Creepy abandoned theme park designed by Disney sits empty
A creepy theme park designed by Disney has been left to rot, with new pictures revealing the eerie wild-west rides consumed by forest.
New pictures have revealed the creepy Wild West-themed attraction which was abandoned more than a decade ago – although it could reopen as soon as next year.
Ghost Town in the Sky was originally built by former Disney designer Russell Pearson, and first opened in 1961.
The North Carolina theme park reportedly cost around US$1m to build, with 40 replica buildings to make up the Western Town theme.
To get to the park passengers had to use a double incline railway to the top of Buck Mountain, with views over the valley.
However, more rides were added over the years, with it originally opening with just a chair lift and the incline railway.
This included the Red Devil, the park’s original steel loop roller coaster, kiddie rollercoaster Tumbleweed and attractions including dodgems, carousels and drop towers.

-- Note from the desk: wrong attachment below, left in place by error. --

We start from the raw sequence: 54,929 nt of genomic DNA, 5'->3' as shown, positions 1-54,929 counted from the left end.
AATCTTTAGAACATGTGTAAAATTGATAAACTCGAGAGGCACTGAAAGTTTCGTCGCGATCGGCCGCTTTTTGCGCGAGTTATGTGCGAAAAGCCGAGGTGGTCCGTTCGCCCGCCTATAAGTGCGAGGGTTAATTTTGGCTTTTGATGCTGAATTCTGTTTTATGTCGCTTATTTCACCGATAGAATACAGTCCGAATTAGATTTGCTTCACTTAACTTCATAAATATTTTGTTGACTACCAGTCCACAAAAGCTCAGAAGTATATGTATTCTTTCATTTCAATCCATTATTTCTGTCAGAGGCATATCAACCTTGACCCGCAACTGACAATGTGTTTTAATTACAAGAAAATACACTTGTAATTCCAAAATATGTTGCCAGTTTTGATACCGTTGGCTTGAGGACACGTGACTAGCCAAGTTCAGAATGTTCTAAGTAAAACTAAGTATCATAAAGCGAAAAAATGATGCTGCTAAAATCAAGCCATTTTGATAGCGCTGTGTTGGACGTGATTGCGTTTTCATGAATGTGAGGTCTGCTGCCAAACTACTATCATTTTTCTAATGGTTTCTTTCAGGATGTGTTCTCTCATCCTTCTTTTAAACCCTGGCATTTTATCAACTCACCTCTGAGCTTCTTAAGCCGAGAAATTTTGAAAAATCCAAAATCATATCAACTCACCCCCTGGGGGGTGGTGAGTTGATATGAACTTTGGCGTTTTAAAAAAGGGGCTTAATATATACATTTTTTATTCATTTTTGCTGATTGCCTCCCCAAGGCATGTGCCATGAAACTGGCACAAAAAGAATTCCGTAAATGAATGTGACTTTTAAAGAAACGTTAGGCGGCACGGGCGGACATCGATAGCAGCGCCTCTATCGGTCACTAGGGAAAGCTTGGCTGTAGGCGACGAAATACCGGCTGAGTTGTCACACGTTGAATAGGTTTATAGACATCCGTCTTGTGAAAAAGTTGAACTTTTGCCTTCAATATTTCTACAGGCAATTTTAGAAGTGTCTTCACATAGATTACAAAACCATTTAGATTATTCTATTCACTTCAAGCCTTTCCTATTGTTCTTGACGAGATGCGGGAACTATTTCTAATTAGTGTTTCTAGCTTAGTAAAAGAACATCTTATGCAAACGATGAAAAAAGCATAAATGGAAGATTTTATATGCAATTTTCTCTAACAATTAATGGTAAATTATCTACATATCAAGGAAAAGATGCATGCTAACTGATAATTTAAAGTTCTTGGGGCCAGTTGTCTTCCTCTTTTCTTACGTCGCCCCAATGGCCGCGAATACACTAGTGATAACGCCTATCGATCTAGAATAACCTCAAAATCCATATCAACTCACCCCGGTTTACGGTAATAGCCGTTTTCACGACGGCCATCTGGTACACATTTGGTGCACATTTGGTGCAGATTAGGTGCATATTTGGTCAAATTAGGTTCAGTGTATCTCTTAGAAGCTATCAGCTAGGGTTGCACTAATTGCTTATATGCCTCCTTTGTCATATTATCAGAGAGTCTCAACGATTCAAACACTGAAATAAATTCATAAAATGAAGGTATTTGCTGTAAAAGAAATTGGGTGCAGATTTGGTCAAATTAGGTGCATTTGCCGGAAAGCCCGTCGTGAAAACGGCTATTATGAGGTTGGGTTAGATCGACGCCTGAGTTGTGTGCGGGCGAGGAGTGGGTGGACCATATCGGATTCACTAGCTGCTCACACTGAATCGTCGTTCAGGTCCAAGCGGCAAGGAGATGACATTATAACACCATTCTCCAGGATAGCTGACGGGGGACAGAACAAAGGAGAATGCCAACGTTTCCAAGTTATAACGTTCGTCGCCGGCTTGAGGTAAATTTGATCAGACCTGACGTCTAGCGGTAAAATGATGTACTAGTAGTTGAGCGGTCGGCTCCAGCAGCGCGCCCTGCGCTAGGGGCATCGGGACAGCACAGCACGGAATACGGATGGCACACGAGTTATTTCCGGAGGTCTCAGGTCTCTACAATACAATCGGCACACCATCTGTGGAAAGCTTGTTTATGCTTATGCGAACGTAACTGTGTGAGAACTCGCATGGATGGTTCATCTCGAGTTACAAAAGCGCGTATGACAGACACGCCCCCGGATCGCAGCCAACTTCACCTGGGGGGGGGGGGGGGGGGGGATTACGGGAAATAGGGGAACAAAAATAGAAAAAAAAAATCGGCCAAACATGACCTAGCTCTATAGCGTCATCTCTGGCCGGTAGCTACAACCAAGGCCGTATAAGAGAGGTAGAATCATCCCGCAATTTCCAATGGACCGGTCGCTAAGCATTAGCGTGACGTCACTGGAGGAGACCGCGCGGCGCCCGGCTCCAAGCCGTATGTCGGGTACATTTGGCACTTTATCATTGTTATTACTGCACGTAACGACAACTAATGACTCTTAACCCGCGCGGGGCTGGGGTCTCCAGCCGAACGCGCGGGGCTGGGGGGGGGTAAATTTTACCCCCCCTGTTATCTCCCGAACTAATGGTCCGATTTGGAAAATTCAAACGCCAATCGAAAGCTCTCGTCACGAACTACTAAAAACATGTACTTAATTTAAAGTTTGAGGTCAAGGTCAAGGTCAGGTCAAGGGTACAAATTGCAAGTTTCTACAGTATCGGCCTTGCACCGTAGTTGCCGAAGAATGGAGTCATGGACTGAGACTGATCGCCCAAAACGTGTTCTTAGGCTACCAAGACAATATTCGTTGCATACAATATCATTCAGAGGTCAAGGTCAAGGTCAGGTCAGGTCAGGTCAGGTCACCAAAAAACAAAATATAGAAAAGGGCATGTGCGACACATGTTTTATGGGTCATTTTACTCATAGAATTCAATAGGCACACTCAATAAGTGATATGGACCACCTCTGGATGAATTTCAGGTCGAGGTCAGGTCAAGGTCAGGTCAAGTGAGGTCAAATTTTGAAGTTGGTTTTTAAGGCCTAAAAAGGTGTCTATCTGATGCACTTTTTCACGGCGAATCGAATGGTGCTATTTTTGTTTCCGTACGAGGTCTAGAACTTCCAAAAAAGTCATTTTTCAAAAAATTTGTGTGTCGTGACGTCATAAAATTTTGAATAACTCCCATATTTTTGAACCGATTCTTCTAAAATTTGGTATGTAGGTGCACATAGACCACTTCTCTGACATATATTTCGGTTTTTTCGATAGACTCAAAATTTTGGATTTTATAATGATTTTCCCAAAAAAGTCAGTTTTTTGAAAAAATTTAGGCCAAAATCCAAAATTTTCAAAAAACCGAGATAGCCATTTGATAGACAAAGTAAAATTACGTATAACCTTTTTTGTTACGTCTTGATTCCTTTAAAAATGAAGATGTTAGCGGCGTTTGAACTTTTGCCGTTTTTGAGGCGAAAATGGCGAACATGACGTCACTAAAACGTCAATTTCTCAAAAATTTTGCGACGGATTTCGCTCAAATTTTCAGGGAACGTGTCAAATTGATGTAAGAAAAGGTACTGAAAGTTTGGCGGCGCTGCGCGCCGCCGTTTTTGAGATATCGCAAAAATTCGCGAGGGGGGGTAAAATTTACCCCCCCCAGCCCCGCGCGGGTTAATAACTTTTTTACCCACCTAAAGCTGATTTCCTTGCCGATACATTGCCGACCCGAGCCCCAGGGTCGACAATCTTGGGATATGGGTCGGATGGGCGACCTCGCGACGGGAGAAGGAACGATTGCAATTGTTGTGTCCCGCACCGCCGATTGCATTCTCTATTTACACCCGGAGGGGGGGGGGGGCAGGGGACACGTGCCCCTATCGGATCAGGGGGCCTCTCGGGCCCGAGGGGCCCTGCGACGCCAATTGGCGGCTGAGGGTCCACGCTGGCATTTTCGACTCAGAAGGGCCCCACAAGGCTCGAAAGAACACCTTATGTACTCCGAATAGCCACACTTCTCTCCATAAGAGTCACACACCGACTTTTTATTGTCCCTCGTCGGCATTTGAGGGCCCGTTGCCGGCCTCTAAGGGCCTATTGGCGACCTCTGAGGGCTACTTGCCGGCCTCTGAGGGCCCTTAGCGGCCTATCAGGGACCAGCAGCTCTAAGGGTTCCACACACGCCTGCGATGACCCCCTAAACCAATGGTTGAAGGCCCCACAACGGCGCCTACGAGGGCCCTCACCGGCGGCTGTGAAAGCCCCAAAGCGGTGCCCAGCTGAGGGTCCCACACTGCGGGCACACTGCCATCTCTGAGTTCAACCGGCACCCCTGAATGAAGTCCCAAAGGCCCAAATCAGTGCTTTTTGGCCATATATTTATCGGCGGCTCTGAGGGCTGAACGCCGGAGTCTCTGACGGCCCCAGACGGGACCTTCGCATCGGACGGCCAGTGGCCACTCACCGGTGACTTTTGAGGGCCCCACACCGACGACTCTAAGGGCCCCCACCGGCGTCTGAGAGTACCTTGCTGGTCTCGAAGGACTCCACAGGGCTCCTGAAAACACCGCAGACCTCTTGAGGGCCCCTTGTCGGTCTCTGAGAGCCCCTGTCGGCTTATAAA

The park once had as many as 620,000 annual visitors, although this had dropped to just 340,000 by 2008.
It eventually closed in 2009, after problems with maintaining the park led to problems that included guests being stranded on the chair lift for hours.
Images of the park now reveal many of the abandoned rides being taken over by nature, with trees and weeds growing through them.
The chair lift can be seen broken on the floor, and creepy headless mannequins still in place.
There have been many plans for it to reopen over the years, and was dubbed “Ghost Town Village” due to the various attempts.
However, there is hope for it to reopen next year, after a US$200m renovation by the current owners.
This includes a retail area, hotel and theatre arena, as well as modernising the rest of the park.
There are a number of abandoned theme parks in the UK too, including the Camelot theme park which was demolished recently, and Pleasure Island which has been vandalised and left to rot.
Here are some other abandoned attractions which have been taken over by nature.
This article originally appeared on The Sun and has been republished with permission
Article source: www.news.com.au
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